Hands On HTC Touch Dual (Nice, but Still WinMo)

HTC's Touch Dual is now officially headed to US markets, and after a brief hands-on with it, I'm a fan of the hardware. But at the end of the day, it's still a WinMo phone. The phone pairs the form factor of the HTC Touch with a slide-out SureType keyboard in a (relatively) light and thin package. And though they gave it the TouchFLO interface and WIndows Mobile 6.1 Professional, it only covers up WinMo's shortcomings to an extent.

Hands On HTC Touch Dual (Nice, but Still WinMo)

Hands On HTC Touch Dual (Nice, but Still WinMo)

Hands On HTC Touch Dual (Nice, but Still WinMo)

Hands On HTC Touch Dual (Nice, but Still WinMo)

Hands On HTC Touch Dual (Nice, but Still WinMo)

Hands On HTC Touch Dual (Nice, but Still WinMo)

Hands On HTC Touch Dual (Nice, but Still WinMo)

Hands On HTC Touch Dual (Nice, but Still WinMo)

Hands On HTC Touch Dual (Nice, but Still WinMo)

My favorite part of the phone is the addition of a SureType keyboard, which I think is a suitable texting alternative when QWERTY keyboards won't do (for the record, I hate T9 texting on a 0-9 pad). The hardware is minimal in design, and has a stylus-based touchscreen that gets the job done.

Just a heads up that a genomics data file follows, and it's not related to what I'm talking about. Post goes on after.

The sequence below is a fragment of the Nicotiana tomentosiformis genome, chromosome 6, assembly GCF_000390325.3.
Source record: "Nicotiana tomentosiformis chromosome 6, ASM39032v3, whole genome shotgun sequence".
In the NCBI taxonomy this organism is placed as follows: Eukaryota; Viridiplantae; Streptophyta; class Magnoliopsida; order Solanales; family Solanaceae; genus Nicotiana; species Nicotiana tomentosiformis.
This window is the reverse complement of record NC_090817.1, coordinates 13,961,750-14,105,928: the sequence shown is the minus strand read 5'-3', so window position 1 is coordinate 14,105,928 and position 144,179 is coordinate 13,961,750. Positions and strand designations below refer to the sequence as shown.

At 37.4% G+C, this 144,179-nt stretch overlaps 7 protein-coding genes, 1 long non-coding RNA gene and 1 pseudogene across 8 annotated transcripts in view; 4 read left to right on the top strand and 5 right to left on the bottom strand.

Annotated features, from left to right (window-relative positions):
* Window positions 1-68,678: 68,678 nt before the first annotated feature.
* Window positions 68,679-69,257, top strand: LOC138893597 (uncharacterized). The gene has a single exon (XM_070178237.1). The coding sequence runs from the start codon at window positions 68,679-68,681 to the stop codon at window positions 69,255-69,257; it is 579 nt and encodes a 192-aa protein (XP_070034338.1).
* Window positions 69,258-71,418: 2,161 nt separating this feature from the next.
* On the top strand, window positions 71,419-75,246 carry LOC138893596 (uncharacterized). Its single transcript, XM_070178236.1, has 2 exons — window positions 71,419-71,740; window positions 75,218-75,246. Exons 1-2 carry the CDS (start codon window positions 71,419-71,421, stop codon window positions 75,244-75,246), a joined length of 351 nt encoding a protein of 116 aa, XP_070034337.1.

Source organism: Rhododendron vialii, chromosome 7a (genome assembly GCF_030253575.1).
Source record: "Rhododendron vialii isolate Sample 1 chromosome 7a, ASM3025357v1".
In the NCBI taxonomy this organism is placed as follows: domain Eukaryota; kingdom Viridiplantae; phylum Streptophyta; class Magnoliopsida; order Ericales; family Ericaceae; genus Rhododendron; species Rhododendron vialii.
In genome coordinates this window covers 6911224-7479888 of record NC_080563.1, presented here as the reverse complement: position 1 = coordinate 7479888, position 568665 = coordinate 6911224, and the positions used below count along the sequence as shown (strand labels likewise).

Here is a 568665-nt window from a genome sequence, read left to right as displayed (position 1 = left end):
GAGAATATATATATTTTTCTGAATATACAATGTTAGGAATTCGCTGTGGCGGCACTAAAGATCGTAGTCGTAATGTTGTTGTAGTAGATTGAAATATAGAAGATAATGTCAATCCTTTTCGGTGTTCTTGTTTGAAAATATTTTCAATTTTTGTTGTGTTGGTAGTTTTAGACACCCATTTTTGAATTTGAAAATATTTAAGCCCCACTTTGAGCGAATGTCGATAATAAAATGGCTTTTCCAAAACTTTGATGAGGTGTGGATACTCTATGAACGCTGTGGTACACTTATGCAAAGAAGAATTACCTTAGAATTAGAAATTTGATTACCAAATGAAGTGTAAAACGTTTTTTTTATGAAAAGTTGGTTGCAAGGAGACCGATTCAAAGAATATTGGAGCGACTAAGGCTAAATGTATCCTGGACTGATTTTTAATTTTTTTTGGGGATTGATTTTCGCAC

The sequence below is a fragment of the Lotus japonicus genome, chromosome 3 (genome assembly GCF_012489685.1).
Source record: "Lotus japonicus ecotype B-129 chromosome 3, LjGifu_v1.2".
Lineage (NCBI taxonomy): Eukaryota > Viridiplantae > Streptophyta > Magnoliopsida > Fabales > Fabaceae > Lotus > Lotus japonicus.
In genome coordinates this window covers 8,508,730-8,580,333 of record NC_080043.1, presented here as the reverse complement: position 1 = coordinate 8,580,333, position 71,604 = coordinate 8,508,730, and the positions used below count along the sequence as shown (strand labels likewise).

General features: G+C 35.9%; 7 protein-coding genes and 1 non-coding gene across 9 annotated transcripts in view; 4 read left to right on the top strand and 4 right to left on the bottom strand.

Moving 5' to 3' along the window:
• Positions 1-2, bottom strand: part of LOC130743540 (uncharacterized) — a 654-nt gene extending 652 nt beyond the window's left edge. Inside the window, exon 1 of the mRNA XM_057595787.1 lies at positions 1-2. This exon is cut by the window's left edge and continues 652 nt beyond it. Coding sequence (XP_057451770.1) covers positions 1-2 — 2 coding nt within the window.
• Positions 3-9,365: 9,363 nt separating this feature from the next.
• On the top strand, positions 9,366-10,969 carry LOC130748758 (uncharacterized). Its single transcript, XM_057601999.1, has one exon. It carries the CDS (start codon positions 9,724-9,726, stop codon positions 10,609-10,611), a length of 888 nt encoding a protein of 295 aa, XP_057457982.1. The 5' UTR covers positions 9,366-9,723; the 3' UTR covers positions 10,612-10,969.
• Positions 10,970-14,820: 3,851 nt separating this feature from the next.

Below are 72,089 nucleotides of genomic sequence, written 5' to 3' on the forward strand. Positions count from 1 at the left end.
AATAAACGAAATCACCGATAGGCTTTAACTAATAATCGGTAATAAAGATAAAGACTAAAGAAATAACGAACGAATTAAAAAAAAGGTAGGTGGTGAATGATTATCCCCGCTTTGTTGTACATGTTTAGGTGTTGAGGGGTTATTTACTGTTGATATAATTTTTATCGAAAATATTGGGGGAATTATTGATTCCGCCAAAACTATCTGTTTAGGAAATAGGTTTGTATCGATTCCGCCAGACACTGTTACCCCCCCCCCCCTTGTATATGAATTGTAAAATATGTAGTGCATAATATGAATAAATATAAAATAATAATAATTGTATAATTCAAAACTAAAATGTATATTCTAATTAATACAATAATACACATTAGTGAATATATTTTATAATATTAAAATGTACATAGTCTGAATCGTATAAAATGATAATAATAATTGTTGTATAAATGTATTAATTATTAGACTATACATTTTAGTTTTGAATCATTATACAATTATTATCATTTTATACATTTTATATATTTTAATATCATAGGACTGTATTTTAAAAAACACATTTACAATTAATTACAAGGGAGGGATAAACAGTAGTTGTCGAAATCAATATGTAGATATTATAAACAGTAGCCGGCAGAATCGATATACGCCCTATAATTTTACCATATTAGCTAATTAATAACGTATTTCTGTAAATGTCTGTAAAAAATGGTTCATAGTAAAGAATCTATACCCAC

However, I'm no huge fan of the Windows Mobile platform, and my gripes with it still stand. The camera application kept freezing on me and required a hard reset to get it working correctly. It makes poor use of touchscreen functionality and is far more complicated than it should be. While more responsive than on other HTC offerings i've used, the interface slightly lagged and was a bit choppy. TouchFLO only fixes this so much, generally bringing you back to WinMoLand within one or two screens. The thumb swipe gesture to activate TouchFLO is somewhat difficult and requires too much effort.

In short — good looking hardware, ho hum software.